Residents of Thai province cry foul over plans for waste plant

Residents of Thai province cry foul over plans for waste plant

Residents of Pathum Thani province are trying to fight off a plan to construct a garbage power plant in their hometown by sending a petition to Prime Minister General Prayut Chan-ocha.

It remains unclear, though, what will happen when the petition hits the desk of the prime minister, |who is known to be enthusiastic about such power plants.

"We will fight to the end," the leader of the protest, acting Sub Lt Taweesak Inkwang, said yesterday.

Residents of Moo 4, Tambon Chiang Rak Yai, Sam Khok district, where the plant is to be built, fear the facility will have an adverse long-term effect on their lives and those of their children.

Taweesak said the locals held a meeting and resolved to submit a petition to Prayut.

The prime minister, however, recently pledged his full support for the building of garbage power plants in all provinces.

"Every province must have a waste-treatment plant and it's a great idea if such facilities are developed as waste-to-energy facilities," he said. He explained that because of human generated waste, such plants must exist anyway.

Prayut even warned residents there was no point in staging rallies against the plants.

Available records show Pathum Thani residents generated 1,826 tonnes of garbage each day in 2013.

Last month, the signing of a memorandum of understanding (MoU) between a local authority and a private firm to develop the garbage power plant in Pathum Thani took place amid a rally from local people.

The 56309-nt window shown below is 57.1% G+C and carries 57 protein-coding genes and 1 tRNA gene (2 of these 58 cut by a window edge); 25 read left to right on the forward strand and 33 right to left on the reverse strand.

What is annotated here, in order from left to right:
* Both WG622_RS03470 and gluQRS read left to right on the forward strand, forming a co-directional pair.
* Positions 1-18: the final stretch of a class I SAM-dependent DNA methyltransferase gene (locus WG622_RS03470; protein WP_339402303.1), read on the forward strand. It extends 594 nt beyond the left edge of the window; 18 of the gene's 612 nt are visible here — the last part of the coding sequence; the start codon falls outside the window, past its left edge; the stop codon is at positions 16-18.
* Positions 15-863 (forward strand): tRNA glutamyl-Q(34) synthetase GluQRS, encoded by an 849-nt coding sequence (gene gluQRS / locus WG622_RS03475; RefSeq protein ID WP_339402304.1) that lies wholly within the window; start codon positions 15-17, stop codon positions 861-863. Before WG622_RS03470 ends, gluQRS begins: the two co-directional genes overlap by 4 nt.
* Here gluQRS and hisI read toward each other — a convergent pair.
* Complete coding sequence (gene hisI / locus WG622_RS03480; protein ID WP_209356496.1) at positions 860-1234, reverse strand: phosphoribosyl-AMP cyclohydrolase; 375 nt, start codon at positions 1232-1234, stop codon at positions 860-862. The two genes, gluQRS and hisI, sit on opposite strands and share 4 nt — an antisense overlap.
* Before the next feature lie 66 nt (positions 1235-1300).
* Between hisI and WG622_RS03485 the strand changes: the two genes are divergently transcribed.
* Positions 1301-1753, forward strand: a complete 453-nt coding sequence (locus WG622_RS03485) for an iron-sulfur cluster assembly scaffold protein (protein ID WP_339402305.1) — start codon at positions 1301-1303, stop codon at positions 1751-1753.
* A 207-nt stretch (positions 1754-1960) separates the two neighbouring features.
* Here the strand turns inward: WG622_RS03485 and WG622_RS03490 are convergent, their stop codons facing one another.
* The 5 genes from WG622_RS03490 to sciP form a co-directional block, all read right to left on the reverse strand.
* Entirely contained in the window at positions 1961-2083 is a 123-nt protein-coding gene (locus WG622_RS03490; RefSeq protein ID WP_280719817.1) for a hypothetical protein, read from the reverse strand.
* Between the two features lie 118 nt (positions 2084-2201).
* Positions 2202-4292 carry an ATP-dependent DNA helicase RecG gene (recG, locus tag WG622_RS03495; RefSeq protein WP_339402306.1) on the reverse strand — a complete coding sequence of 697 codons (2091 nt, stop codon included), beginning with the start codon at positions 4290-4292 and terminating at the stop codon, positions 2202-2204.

Construction 'not approved'

Pathum Thani's industry chief, Ruangsak Kosakanchit, yesterday said although the MoU had already been signed, his office had not yet granted approval for the construction of the garbage power plant.

"Before we give the green light, we will have to consult the public first," he said. He added that during the public consultation forum that the private firm at the centre of the plan would provide information on the pros and cons of such facilities.

"If local people still oppose the plan then, we will have to explore available options," Ruangsak said.

Tambon Chiang Rak Yai Administrative Organisation's chairman, Sawek Prasertsuk, said the plan was in line with the policy of the National Council for Peace and Order, which was also headed by Prayut.

"We have already checked out a similar facility in Japan and found that it does not pollute the local environment," he said.

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